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Tuesday, 5 June 2012

Is Indie Publishing Taken Seriously?

When I first decided to go down the indie self publishing route it was a free choice. I didn't spend the previous decade hunting down agents and traditional publishers on an endless mission trying to find someone to take me on. I did the research for both options and decided indie publishing would be the best route for me.

I think I have been very fortunate to be an indie author in this era of spectacular technology. We are doing things now which didn't seem possible last decade. If someone had suggested to me five years ago that you could be a successful writer and earn a decent living through self publishing, I think I would have laughed in their faces. From time to time, it still seems so strange that people can write a quality book and place it on the Internet for the whole world to buy.

But that is now the reality. We can do this so easily, as long as we are prepared to dedicate ourselves to the commitment this career needs. And this is the pivotal point of my post: are people starting to take indie publishing seriously?

Maybe it's still a mixed bag of thoughts. Maybe at this present time it is still uncertain. But what about five years from now, when technology has developed further and the tardis is no longer just part of the fantasy world. Will indie authors be able to write their job description on a piece of paper without receiving funny looks? Will everyone know what that job title means?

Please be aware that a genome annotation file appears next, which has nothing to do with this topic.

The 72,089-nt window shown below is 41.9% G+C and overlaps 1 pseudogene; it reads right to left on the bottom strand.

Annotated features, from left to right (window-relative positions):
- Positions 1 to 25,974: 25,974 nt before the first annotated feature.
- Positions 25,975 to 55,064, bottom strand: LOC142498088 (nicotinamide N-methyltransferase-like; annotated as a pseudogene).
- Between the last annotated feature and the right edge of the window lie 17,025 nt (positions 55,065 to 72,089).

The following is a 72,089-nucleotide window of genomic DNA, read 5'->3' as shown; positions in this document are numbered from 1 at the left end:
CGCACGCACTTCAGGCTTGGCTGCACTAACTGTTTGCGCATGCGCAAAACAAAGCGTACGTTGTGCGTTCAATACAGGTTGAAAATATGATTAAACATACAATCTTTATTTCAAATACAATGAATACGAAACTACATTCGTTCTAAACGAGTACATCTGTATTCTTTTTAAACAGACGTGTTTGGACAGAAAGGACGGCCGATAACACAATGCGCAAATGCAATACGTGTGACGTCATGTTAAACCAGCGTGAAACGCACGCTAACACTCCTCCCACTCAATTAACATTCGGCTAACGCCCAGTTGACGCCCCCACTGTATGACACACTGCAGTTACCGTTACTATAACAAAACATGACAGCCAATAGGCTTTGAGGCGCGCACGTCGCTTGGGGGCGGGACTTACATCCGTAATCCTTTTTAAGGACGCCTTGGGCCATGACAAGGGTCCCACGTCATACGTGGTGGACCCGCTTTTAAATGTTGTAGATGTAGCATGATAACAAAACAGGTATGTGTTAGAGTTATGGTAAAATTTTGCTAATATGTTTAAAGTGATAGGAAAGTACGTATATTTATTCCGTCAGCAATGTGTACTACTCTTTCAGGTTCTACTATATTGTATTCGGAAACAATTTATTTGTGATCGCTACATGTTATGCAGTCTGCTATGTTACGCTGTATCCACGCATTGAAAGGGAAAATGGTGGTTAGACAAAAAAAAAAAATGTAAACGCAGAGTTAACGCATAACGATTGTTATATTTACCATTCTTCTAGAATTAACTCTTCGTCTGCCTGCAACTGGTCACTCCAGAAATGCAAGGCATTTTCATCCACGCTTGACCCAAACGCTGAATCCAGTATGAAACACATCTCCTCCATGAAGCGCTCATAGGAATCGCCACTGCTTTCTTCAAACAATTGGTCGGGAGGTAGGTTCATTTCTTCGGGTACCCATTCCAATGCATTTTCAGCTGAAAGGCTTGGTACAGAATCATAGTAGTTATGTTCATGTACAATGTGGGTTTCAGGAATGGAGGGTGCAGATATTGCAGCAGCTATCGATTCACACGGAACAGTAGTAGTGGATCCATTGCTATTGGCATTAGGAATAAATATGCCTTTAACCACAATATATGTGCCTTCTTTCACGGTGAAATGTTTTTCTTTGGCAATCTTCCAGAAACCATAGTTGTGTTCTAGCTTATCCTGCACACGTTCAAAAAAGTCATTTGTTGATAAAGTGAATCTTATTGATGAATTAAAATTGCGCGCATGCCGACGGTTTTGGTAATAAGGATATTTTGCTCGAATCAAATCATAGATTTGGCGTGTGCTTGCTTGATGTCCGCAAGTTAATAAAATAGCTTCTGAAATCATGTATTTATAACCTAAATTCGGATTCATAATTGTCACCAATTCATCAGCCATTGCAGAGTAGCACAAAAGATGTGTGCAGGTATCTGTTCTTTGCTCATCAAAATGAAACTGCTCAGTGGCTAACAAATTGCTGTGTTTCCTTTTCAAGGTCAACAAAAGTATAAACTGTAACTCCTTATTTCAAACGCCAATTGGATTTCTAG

Maybe indie publishing will give authors greater freedom and flexibility. Most people who have successful careers have the choice of where to live, and this is the thought that gave me the inspiration to write this blog post today. Will indie publishing give authors the option to move country if they so desire?

Most countries say in order for people to live there they have to have something of value to give that country. Skilled workers such as doctors and scientists can travel freely because they have desired knowledge about a specialist subject.

But would writers be on the same level if they just produced books and made a decent living? As long as you have the money and don't have a criminal record, I don't see why this would be a problem. It's something for us to think about anyway and I've had a lot of feedback to this question so far. So let's see if we can continue the debate. Would you move overseas if you're career allowed it? If I ever get to this point maybe I'll be on the first plane to Canada or the States ;)


  1. Where I choose to live is based on many more complex criteria than money.

    I love to travel - that frisson of arriving in a new place with nothing except the comments in my Lonely Planet to help me. I've been back from my last trip (to Nepal) for six weeks, but already have itchy feet and am working out where to go next.

    So it might look as if I live out of a rucksack. But it doesn't feel like that - Wiltshire is home. My daughters and grandchildren live nearby. I have a key to my own front door, sit in the sunshine (sometimes) in my own garden. I know most of the tracks in Savernake Forest; saunter up Martinsell Hill and look for the spire of Salisbury Cathedral. These are the things that make Wiltshire home - much as I love to travel, this is the home I come back to. And that has nothing to do with any money I make from my writing.

  2. Hi Jo,

    You sound like you have a great life! Wish I could travel like you do but now I have a dog that's difficult and temperamental it's almost impossible as there is no one else to look after him.